In order to protect multi-asset portfolios against inflationary pressures, we view inflation linked government bonds as the best option. Currently, we favour US TIPS (Treasury Inflation Protected Securities) over UK-Linkers. They look more attractive on valuation grounds. One means to judge the relative value offered by inflation-linked bonds is the ‘breakeven inflation rate’: the expected rate of inflation based on the difference between nominal and inflation linked bond yields: what does inflation need to average during the life of the bond for the returns to be the same, or ‘breakeven’? As chart 3 demonstrates, US TIPS are yielding far closer to their nominal counter parts, compared to the UK 10-year government bonds. This means a far lower rate of inflation is required for TIPS to match nominal US government bond yields, which gives greater scope for outperformance. Consequently, as we see positive inflation in the mid-term, TIPS present themselves as better value.

Chart 3: US inflation protected government bonds looks attractive on valuation grounds

Source: Refinitiv Datastream/Smith & Williamson Investment Management LLP, Data as at 22/06/2020

The second reason we prefer TIPS lies in the correlation of UK inflation-linked bonds to Sterling. Chart 4 displays this correlation, showing that as sterling weakens, the total return of UK linkers increases. When sterling depreciates, imports become increasingly expensive which in turn, increases inflation. Since the Brexit referendum, sterling has continually weakened, with the expected ‘Boris bounce’ having a short-lived impact. However, from these low levels there is the distinct possibility of a sterling rally. As the cogs of the UK economic start up, foreign investment may find its way back into the UK. Equally, while any clarity regarding the UK’s future trading relationship with the EU could also prompt a rebound. Given the correlation between linkers and sterling, we see UK linkers as susceptible to this potential sterling rally, further decreasing their attractiveness relative to US TIPS.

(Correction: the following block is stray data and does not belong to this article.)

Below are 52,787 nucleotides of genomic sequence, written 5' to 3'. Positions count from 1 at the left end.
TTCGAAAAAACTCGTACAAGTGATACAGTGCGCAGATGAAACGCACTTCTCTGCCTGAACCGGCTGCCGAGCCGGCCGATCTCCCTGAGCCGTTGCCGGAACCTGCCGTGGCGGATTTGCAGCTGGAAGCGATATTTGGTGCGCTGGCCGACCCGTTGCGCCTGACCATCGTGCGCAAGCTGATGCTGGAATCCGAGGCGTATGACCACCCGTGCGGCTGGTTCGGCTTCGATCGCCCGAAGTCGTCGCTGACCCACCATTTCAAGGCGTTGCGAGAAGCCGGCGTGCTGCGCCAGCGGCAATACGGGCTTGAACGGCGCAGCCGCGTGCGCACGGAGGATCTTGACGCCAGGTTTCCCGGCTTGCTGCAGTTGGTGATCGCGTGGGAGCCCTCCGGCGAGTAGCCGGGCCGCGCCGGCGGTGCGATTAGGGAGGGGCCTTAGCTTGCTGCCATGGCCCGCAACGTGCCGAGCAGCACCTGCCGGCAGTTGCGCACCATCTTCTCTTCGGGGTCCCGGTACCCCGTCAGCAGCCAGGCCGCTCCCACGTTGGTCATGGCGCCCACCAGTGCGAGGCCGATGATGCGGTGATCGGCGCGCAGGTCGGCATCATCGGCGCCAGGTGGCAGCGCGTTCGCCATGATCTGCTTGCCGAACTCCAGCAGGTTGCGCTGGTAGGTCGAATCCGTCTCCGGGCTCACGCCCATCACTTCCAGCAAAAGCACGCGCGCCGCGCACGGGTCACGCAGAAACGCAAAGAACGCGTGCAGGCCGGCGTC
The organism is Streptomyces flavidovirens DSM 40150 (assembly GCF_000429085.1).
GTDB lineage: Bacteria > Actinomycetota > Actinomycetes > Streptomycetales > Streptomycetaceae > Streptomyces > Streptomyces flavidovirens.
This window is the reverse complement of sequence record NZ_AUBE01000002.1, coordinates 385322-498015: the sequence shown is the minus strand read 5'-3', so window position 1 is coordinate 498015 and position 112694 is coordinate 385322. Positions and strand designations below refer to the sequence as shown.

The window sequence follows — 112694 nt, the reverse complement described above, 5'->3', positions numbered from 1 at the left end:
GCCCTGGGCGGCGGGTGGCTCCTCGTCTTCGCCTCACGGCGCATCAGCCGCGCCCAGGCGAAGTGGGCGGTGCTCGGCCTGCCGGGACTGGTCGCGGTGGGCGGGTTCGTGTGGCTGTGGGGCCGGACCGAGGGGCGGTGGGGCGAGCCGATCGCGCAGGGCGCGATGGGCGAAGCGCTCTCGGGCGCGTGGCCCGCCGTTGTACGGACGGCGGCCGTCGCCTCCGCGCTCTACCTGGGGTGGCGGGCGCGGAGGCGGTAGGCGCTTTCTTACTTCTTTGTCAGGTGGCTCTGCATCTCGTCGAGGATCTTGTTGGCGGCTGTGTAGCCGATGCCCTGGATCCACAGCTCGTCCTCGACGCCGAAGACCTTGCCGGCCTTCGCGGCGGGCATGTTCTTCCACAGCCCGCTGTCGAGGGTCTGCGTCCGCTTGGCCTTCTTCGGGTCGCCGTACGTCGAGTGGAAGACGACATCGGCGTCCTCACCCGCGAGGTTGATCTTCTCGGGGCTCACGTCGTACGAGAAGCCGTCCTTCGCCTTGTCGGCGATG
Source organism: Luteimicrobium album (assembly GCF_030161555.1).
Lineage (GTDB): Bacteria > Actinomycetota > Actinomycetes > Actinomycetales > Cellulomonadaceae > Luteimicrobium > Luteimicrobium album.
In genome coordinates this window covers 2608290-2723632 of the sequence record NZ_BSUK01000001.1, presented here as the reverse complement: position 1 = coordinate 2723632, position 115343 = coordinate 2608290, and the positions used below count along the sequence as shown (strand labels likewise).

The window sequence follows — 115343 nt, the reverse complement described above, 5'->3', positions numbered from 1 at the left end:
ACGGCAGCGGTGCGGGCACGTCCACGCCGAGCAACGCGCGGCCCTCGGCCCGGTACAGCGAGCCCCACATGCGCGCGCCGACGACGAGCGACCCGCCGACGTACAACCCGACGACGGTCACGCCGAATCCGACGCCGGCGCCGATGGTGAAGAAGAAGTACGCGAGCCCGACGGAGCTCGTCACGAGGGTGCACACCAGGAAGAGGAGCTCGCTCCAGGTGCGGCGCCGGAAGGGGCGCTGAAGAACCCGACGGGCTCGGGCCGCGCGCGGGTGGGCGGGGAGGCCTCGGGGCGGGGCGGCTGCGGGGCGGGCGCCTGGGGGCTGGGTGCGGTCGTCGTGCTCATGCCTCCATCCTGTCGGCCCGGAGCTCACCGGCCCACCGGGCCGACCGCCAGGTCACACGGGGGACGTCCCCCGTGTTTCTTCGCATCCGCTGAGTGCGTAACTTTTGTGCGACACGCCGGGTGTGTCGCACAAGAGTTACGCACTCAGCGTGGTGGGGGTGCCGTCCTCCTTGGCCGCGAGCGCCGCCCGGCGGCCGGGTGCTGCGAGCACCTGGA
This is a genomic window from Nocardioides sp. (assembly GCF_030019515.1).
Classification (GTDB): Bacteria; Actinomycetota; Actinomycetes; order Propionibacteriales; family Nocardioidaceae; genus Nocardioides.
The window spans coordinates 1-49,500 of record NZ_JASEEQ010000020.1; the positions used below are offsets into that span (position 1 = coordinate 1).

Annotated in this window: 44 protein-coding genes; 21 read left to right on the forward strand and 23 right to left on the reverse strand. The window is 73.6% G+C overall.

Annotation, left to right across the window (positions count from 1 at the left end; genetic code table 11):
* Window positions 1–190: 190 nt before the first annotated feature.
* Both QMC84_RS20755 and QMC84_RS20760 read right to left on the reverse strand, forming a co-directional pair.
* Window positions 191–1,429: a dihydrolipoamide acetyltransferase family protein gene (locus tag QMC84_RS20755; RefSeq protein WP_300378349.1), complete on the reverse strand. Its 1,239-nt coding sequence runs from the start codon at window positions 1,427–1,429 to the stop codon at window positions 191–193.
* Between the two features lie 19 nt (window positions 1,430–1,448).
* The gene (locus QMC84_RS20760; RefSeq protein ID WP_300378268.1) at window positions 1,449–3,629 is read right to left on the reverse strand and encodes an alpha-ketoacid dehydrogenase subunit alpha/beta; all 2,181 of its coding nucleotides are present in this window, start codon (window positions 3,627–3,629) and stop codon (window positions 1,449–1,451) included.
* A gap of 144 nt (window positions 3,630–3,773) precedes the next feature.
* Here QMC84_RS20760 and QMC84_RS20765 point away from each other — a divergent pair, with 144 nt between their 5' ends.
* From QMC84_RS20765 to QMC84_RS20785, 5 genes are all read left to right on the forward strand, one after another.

Chart 4: UK inflation-linked bonds are susceptible to a sterling rally

Source: Refinitiv Datastream/Smith & Williamson Investment Management LLP, Data as at 22/06/2020

Cutting past the short-term noise, our inflationary outlook in the medium term is positive. Easing lockdowns pave the way for GDP recovery, bolstered by historic levels of monetary and fiscal stimulus. We view US TIPS as the most attractive option to protect multi-asset portfolios in this new environment.



  1. ONS RPI All Items Index, Smith & Williamson Investment Management, as at 22nd June 2020
  2. Bloomberg, Smith & Williamson Investment Management, as at 22nd June 2020
  3. Morgan Stanley, Smith & Williamson Investment Management, as at 22nd June 2020
  4. Hever Analytics, CEIC, IMF, Morgan Stanley Research forecasts, as at 14th June 2020


By necessity, this briefing can only provide a short overview and it is essential to seek professional advice before applying the contents of this article. This briefing does not constitute advice nor a recommendation relating to the acquisition or disposal of investments. No responsibility can be taken for any loss arising from action taken or refrained from on the basis of this publication. Details correct at time of writing.

Risk warning
Investment does involve risk. The value of investments and the income from them can go down as well as up. The investor may not receive back, in total, the original amount invested. Past performance is not a guide to future performance. Rates of tax are those prevailing at the time and are subject to change without notice. Clients should always seek appropriate advice from their financial adviser before committing funds for investment. When investments are made in overseas securities, movements in exchange rates may have an effect on the value of that investment. The effect may be favourable or unfavourable.